TaxProf Blog

Editor: Paul L. Caron, Dean
Pepperdine University School of Law

Friday, January 21, 2005

Schenk on The Realization Rule

SchenkdDeborah H. Schenk (NYU) has published A Positive Account of the Realization Rule, 57 Tax L. Rev. 355 (2004). Here is the Conclusion:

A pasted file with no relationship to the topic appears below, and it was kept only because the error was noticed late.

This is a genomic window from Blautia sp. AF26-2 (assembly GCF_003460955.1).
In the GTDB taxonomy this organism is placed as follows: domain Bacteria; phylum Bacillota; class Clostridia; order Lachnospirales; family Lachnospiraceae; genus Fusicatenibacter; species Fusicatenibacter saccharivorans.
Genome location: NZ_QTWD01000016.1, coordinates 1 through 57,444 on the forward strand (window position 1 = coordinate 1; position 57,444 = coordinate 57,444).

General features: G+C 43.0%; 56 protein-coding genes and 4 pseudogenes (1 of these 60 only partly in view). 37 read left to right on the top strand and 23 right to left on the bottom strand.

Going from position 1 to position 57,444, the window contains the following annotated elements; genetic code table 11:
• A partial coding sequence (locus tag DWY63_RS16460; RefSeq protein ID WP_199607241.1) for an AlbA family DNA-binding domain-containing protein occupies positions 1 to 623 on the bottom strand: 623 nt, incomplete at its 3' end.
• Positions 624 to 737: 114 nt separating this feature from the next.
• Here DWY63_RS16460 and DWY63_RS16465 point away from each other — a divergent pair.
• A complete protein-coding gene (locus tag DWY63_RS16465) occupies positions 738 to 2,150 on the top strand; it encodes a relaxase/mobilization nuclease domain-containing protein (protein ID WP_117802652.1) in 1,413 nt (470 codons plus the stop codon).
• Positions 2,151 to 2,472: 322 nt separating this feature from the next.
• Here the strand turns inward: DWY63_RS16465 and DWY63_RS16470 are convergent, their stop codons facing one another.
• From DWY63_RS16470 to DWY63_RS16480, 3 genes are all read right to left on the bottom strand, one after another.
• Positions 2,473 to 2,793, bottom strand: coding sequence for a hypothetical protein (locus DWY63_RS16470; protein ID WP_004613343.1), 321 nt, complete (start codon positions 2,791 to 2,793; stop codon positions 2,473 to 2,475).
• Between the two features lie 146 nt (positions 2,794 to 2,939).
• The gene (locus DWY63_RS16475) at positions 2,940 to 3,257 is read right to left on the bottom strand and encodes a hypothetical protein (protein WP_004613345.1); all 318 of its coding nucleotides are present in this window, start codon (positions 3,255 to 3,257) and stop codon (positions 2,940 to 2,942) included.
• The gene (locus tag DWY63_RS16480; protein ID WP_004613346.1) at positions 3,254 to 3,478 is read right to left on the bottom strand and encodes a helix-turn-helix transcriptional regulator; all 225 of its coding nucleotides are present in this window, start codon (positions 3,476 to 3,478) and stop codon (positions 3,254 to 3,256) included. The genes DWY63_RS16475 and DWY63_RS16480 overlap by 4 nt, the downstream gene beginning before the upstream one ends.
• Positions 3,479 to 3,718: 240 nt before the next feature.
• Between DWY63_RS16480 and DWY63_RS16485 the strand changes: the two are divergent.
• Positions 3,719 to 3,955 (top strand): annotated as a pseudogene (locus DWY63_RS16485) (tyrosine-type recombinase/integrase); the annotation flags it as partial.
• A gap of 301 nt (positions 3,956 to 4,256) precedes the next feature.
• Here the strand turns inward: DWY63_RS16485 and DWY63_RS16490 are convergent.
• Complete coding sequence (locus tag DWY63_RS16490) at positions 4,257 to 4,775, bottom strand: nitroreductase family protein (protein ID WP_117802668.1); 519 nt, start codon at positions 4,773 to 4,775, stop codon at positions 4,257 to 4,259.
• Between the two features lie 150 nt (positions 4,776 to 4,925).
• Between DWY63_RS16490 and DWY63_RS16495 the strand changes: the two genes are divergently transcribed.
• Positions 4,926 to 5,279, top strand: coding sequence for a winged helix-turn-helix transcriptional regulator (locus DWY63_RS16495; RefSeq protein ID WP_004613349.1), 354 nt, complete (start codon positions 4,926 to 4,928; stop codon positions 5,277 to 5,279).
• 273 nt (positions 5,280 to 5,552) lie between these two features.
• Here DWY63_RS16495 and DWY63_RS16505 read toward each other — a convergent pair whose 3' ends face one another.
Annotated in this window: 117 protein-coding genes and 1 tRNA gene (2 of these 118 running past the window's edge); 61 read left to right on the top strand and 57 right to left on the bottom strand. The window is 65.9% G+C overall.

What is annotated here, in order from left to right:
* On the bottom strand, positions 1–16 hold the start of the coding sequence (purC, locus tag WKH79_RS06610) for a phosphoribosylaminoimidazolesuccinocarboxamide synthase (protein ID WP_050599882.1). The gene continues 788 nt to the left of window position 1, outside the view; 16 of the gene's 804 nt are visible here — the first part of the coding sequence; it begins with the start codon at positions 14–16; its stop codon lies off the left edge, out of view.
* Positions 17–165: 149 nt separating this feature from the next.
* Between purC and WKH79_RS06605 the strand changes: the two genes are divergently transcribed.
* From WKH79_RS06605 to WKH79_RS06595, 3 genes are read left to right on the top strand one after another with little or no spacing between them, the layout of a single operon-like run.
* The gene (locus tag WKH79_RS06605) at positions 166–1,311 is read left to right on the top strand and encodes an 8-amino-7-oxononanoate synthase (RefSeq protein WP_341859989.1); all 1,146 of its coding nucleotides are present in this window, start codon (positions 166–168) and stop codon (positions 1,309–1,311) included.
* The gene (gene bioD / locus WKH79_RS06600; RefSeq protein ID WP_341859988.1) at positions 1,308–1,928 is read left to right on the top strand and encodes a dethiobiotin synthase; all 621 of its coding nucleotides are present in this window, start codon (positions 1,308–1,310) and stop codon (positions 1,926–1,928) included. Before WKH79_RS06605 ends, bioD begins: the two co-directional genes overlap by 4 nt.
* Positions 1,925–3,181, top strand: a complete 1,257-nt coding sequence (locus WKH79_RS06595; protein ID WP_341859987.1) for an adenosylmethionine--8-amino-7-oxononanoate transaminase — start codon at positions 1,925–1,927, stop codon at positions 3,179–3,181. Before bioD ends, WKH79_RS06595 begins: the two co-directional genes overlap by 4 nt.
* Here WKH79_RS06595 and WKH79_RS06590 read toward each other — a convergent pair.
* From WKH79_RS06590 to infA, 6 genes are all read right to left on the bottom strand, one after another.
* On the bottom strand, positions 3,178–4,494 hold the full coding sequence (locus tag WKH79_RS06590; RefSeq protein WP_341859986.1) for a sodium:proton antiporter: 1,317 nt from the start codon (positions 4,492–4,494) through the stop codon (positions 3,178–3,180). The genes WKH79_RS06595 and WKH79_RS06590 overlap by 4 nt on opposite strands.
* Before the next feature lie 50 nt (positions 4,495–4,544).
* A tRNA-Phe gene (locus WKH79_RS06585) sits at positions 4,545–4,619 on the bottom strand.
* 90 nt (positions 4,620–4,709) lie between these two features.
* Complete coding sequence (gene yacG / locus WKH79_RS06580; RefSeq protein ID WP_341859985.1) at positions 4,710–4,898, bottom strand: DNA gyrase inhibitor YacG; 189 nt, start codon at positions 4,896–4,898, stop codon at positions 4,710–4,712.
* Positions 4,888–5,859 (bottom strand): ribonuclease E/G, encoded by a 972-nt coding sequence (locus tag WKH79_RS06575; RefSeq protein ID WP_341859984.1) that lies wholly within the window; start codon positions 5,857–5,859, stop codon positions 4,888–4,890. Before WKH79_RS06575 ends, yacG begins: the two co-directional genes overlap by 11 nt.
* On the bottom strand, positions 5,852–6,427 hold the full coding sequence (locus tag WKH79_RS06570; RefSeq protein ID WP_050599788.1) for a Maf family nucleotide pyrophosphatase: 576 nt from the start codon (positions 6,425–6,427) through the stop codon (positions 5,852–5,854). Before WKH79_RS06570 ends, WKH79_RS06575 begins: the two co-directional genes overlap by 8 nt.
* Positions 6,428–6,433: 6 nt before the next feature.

In summary, although a realization rule is an inevitable feature of our hybrid tax, a pure realization rule is indefensible in a system intended to impose a tax on capital. Differing effective tax rates on the return to capital give rise to deadweight loss and a misallocation of resources triggered by efforts to limit avoidance options created by the rule. Since the benefits of the realization rule are not fully capitalized into prices, different types of income bear different effective tax rates, creating equity concerns as well. Since neither an accrual tax or a pure realization rule is tolerable, the task for policymakers is to determine where along the continuum to draw the line.

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